Crickets: Good For the Planet…and For Us?
Crickets: they’re everywhere, even if we don’t think about them until they’re somewhere in the house at midnight. At the end of the day, no matter how much they may annoy us, they’re still everywhere and that could be a good thing.
Currently, scientists think the world will be home to over 9 billion humans by 2050, which would require us to produce almost double the amount of food we currently are. Unfortunately, a lot of our protein sources are unsustainable at current production methods: animal agriculture releases a lot of carbon dioxide and impacts our waterways by releasing pollutants into them. Even seafood production is currently unsustainable, with oceans being over fished and endangered sea life getting caught in the mix. It is going to become harder to produce the food we need, especially protein.
One proposed solution? Crickets.
Today, eating bugs seems weird to many of us, at least in North America. However, many cultures in Africa, Asia, and South America still eat bugs, and people have been eating bugs for thousands of years. Hunters and gatherers ate bugs, the Ancient Romans and Greeks ate cicada larva, and it’s even encouraged in the Bible.
People have been snacking on bugs since human-life began, and for good reason. They are found everywhere, there are a lot of them with over 2100 species being edible, and they’re actually full of nutrients.
On average, edible insects are about 60% protein, while beef is about 54%, and chicken 43%. The main difference between traditional meat and bugs are the fats: meat typically has more unhealthy saturated fatty acids, while bugs have more healthy unsaturated fatty acids. Additionally, bugs have insoluble fiber in their exoskeletons, which helps with digestion and immune health. Finally, bugs like crickets and grasshoppers have higher levels of absorbable minerals like iron, calcium, magnesium, and zinc, and higher levels of a range of vitamins. In particular, crickets have high levels of B12, which helps keep your energy up.
So, health wise? Bugs win… and they’re a win for the planet, too.
Bugs For the Planet
Right now, about 18% of greenhouse emissions comes from livestock production. Additionally, one-third of land around the world is used for livestock, with 40% of crops going towards feeding livestock. The rearing of livestock is also a major contributor of water pollution, and results in a lot of waste, both water waste and solid waste.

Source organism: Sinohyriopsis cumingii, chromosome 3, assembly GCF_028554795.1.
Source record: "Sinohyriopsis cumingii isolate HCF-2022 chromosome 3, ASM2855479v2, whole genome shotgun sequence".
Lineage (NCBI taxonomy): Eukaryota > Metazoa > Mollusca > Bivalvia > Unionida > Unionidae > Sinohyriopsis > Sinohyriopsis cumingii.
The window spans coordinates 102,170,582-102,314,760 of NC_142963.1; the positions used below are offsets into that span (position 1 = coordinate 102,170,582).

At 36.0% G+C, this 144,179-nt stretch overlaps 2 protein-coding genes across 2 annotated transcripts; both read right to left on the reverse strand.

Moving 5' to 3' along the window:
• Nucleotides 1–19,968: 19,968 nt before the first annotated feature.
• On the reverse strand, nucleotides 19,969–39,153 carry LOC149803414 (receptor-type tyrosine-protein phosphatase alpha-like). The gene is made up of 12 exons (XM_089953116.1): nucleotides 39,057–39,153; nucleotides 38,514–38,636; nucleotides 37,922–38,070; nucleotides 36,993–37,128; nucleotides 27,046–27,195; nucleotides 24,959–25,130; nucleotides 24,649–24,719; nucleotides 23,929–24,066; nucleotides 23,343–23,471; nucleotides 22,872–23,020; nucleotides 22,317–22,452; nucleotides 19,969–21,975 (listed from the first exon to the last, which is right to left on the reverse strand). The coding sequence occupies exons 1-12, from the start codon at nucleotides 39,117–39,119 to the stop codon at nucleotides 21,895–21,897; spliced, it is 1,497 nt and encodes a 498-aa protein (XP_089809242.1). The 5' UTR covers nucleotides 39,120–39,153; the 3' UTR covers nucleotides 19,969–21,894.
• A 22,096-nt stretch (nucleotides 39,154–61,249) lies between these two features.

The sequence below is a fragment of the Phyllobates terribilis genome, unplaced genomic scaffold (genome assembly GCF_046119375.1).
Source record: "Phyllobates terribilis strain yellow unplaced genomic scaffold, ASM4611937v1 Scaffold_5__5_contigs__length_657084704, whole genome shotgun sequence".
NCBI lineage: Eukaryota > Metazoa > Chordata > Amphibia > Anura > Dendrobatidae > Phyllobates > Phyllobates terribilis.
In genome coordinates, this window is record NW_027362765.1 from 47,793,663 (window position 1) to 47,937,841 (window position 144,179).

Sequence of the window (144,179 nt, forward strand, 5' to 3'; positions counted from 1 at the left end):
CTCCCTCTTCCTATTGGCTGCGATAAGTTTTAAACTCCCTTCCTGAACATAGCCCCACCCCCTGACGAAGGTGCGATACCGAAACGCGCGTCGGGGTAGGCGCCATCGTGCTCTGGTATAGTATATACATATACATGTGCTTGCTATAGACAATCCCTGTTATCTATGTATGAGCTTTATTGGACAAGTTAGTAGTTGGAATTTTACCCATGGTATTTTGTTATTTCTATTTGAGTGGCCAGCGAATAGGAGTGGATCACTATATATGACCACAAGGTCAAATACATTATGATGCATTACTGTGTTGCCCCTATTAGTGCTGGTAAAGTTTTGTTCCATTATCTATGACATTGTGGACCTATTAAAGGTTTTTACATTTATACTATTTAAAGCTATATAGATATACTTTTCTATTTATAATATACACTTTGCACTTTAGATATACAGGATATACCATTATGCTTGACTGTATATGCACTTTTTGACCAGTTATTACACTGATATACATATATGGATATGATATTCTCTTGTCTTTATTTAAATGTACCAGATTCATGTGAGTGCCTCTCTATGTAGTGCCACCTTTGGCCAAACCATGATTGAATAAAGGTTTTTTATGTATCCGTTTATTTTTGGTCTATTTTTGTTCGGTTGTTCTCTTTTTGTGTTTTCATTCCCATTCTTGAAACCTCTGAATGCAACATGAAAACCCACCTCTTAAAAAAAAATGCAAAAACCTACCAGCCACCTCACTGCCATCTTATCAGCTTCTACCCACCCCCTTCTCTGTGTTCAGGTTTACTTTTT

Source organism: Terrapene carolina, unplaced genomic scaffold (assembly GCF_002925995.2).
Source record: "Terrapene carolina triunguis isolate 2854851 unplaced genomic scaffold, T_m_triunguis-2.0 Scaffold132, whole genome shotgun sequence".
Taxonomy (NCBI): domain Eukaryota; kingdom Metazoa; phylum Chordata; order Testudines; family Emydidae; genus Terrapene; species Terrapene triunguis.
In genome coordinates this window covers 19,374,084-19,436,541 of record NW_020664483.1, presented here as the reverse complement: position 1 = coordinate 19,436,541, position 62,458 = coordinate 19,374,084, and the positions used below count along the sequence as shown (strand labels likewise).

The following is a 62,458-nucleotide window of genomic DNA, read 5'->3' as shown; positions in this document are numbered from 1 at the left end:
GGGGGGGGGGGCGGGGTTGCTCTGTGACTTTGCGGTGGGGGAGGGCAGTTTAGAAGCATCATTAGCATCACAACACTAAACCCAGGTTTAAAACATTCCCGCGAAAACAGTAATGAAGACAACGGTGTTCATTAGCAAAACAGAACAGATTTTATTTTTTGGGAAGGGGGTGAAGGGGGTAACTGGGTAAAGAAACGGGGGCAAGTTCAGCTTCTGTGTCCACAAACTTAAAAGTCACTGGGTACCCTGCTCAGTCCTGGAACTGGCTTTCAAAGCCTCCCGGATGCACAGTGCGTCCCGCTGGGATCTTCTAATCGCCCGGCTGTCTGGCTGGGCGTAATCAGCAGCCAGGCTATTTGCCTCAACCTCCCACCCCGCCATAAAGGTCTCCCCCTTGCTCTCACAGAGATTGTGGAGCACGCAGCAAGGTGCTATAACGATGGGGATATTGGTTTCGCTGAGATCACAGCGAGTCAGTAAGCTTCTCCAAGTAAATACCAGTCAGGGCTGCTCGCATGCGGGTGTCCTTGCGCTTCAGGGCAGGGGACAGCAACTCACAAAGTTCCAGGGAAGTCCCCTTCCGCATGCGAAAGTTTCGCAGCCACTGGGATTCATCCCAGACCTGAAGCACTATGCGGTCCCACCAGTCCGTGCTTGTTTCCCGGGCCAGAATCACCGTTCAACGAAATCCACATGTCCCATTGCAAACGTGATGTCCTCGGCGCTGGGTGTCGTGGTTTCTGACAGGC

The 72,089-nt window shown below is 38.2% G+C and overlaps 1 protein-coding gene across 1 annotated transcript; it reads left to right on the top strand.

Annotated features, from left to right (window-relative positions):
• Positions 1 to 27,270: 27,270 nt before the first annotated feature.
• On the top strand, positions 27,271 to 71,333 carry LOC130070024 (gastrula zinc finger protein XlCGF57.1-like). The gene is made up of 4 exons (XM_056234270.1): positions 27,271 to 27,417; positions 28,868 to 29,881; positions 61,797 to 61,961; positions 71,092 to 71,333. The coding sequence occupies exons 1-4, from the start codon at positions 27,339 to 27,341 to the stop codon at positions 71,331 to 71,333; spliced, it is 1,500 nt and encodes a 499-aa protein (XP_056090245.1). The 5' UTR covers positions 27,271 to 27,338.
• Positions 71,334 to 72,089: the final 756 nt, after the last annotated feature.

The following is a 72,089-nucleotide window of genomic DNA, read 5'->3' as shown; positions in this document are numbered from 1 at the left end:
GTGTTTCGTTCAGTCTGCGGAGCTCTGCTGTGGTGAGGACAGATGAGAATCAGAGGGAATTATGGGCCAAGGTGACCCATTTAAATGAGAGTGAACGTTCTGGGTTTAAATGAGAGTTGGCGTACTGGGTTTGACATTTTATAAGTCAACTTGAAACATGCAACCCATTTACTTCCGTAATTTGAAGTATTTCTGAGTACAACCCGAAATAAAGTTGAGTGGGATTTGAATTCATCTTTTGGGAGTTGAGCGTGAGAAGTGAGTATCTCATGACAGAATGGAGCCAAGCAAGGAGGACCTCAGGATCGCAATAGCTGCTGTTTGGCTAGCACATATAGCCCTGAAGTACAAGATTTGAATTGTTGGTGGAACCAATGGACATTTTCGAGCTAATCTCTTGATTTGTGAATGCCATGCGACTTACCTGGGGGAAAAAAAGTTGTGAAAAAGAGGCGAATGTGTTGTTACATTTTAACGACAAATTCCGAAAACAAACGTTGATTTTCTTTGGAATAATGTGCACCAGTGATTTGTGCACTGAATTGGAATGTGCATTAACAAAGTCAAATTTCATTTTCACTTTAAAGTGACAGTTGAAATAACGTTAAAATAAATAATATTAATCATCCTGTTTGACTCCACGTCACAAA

Bugs, on the other hand, need a lot less land, a lot less food, and a lot less water. For land, you only need fifteen square meters per one kilogram of bug protein; for cattle, you need 200 square meters. For feed, one kilogram of bug protein only needs 1.7 kilograms of feed, a fifth of that needed by cattle. And water? Bugs are drought-resistant, and they don’t need antibiotics, so there would be no water pollution.
How to Start Exploring Bugs
First and foremost, be safe! Don’t just pick a bug off the sidewalk and eat it; get them from reputable sources and if you’re allergic to shellfish or dust, be extra careful. Many bugs are related to shellfish and parts of insects are usually in dust, so talk to your doctor first.
Now, there are a lot of ways you can go about trying insects for the first time. Some restaurants do serve insects in various forms, but you can also buy them online, and find recipes online too.
Bugsfeed has a great director of restaurants and stores that sell insects, which can be found here.
CricketFlours sells insect powder that you can use as a flour, and then even sells a brownie mix and all-purpose flour for baking. Baking with the powders is a good way to get some extra protein into your baked goods, and while I’ve never tried baking with insects, I imagine even enough chocolate could mask the taste. If you’re hesitant based on taste, EatCrickster has a great guide on what different insects taste like.
Finally, TreeHugger has a fantastic list of different insect products to try, from powders to bars to chips.
While we’re still far off from insects as food being the norm, it might be helpful to start getting used to the idea now, the same way we get used to the grasshopper in the house at midnight.